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The Commodore Left Two Sons
—and America’s greatest fortune up to that time, some $100,000,000. The legal battle that followed, full of tarts and torts and turnabouts, might have been plotted by Dickens
April 1966 | Volume 17, Issue 3
This was not a nice thing to say of a fellow member of the bar, and Mr. Lord was, to all appearances, genuinely indignant. Nevertheless, it was hard to deny that very little evidence had thus far been produced that would invalidate the will. The contestant’s lawyers seemed simply to be piling one scandalous allegation upon another until William Henry should capitulate in order to save the family name. For a legalized blackmailing operation of this sort, the offers of counsel to prove an allegation were just as effective as the sworn testimony of reputable witnesses. The press could be relied upon to publish the sordid details in its news columns as it salved its conscience with pious editorials defending “the sanctities of private life” and castigating those who violated them. William Henry himself was accused of unnatural greed in permitting the family name to be dragged through the mire. But, in spite of it all, William showed no sign of loosening his grasp on all his “rest, residue and remainder.”
In the light of later events it would seem that Mr. Lord had really been conducting a delaying action until his star witnesses either could be found or, having been found, could be prevailed upon to appear. But now, apparently goaded beyond endurance by Mr. Clinton’s unkind accusations, he unlimbered his heavy artillery. The opening barrage was the testimony of Cornelius J. Vanderbilt, the chief victim of the alleged conspiracy engineered by his brother William. When his name was called by Mr. Lord, there was a ripple of excitement in the crowded courtroom. Now, surely, the skeletons supposedly rattling in the family closet would dance merrily into public view.
“Young Corneel,” as he was familiarly known, was, alas, one of the skeletons himself. From contemporary accounts, he must have looked the part. He was tall and gaunt and badly stooped, and a dank goatee added a satanic touch to his cadaverous features. Even the languid manner which he affected, and which was then de rigueur for men about town and scions of wealth, was impaired by a disjointed twitchiness of movement. For him to take the stand was either an act of considerable moral courage or irrefutable evidence that he was every bit the fool his father had thought him to be.
Piloted by Mr. Lord’s gentle questioning, Cornelius skimmed blithely over and around the shoals of his misspent life. He’d always been told that he’d been born in 1831, so that would make him about forty-six years old. He had lived at home, more or less, until he was eighteen, when he had gone out on his own, more or less. There was no special reason for his leaving home, although his father was rather rough in his treatment and it was not very agreeable to be at home. He simply preferred it outside, and he supposed his father preferred it too. His father gave him an allowance of about $100 a month, and he had boarded around in New York. This arrangement had continued for six or seven years until in 1856, at the age of twenty-five, he had married Ellen Williams of Hartford, Connecticut, a girl of modest circumstances, and the allowance was increased to $150. They had lived near Hartford on a farm his father had given him. He didn’t care much for farming. After about a year, on the plea of his wife and her family, the allowance was increased to $200, and there it remained until her death in 1872. Since then young Corneel had been boarding around in New York again, or travelling, or staying with friends, and the allowance had been increased to $250, for no apparent reason that he could think of except that his father was much richer in 1872 than he had been in 1856 and he supposed it cost more for a single man in his position to live in the city.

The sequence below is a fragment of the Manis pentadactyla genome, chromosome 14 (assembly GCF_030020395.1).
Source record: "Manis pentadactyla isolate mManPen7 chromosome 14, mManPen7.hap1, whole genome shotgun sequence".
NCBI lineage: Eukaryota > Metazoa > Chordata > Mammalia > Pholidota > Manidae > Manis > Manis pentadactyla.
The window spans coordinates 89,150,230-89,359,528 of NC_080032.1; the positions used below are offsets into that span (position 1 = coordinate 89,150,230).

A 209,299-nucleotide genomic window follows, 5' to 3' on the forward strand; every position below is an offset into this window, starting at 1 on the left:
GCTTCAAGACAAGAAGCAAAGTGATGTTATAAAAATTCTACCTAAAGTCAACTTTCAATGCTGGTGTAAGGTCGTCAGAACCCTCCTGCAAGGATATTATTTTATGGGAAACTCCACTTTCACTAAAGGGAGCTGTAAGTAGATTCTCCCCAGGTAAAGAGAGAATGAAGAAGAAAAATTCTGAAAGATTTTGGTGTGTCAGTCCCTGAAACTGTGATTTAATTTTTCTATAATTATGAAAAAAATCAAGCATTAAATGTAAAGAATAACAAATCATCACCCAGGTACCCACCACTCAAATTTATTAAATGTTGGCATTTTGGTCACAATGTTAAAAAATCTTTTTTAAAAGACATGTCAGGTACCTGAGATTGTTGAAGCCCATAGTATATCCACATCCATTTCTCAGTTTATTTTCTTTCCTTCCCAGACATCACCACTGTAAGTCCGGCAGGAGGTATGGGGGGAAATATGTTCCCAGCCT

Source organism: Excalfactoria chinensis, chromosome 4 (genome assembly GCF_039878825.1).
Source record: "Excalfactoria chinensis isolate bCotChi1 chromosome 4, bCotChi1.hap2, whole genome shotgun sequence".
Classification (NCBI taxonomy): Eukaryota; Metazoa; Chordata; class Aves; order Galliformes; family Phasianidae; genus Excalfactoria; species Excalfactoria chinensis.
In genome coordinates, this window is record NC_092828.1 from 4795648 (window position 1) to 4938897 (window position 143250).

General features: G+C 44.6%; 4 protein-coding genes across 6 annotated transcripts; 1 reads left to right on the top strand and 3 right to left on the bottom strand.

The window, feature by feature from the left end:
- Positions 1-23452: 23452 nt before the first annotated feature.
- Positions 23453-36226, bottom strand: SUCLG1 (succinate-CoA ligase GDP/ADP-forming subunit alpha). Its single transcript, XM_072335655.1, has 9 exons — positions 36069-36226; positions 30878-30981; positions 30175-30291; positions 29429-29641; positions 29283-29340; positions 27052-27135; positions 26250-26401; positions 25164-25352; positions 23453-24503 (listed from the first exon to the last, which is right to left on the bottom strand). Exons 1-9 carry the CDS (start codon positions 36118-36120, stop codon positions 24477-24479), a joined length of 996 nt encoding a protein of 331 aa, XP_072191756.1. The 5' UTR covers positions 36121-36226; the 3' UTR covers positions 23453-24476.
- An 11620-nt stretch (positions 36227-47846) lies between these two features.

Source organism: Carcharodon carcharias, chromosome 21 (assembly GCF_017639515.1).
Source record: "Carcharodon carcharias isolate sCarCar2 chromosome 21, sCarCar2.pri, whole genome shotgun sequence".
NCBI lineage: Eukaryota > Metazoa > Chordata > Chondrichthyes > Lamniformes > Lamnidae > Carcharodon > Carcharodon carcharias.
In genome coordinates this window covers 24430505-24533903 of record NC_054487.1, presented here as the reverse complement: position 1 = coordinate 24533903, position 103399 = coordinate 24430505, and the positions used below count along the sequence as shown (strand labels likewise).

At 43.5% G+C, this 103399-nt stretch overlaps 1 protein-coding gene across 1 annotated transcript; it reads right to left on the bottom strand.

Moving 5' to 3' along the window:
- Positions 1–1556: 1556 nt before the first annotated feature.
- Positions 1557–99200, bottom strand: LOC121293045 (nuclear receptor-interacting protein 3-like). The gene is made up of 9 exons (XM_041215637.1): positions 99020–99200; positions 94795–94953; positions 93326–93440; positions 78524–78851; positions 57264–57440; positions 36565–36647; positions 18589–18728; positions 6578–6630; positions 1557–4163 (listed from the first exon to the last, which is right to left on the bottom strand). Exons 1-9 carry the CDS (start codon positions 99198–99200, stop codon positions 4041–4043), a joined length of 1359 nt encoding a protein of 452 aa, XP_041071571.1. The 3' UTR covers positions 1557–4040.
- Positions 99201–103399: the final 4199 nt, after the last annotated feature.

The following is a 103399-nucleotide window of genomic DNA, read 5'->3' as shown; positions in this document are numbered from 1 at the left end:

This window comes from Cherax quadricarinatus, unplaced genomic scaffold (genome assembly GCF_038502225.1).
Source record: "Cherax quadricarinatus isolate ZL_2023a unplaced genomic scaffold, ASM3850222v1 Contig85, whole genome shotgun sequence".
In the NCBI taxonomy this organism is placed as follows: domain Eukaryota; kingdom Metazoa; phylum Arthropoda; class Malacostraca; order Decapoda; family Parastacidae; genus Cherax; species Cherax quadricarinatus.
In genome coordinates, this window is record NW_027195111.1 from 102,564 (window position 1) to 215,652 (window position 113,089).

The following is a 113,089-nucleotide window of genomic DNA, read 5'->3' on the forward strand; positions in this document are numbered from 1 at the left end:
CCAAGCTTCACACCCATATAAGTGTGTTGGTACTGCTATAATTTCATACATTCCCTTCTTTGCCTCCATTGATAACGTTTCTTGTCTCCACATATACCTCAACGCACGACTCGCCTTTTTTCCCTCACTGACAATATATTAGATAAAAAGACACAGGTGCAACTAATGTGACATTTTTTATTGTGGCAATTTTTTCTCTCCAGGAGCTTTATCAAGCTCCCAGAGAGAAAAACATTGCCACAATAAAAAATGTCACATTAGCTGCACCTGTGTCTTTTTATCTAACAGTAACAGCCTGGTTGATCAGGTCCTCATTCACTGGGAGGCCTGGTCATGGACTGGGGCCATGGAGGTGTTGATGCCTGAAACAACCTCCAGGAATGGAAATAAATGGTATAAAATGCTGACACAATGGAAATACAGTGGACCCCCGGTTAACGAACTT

With the vital statistics filled in, more or less, Mr. Lord got down to the real business at hand. Did Mr. Vanderbilt remember being arrested and taken to a lunatic asylum in January of 1854? He should say he did remember it. In fact, he would never forget it. It was early of a Sunday evening, just as he was dressing to keep a supper engagement, when, without the slightest warning or explanation, he had been rudely arrested and hauled off to the Bloomingdale Asylum away up on 117th Street and Morningside Heights. It had been rather an upsetting experience at the time, of course, and he had not been very amiable about it. His lack of co-operation had induced Dr. D. Tilden Brown, the director of the institution, to admit that the commitment papers were insufficient to hold him against his will, and early the next morning he and Dr. Brown had driven into the city and gone before Judge Ingram to swear out a writ of habeas corpus. William H. Vanderbilt and Judge Charles A. Rapallo, who had signed the commitment papers, had appeared in court to oppose the writ. William, in a most unbrotherly fashion, had told Cornelius that he had better withdraw his writ and return quietly to the asylum. Otherwise, he would be arrested on a forgery charge brought by a downtown merchant, and his father, who lay desperately ill at the time, would surely disinherit him. Cornelius had indignantly refused. He was innocent of any forgery, and, in any event, he would rather be considered a damned rascal than a damned lunatic. There was great laughter at this, and to restore order Surrogate Calvin had to threaten to clear the courtroom.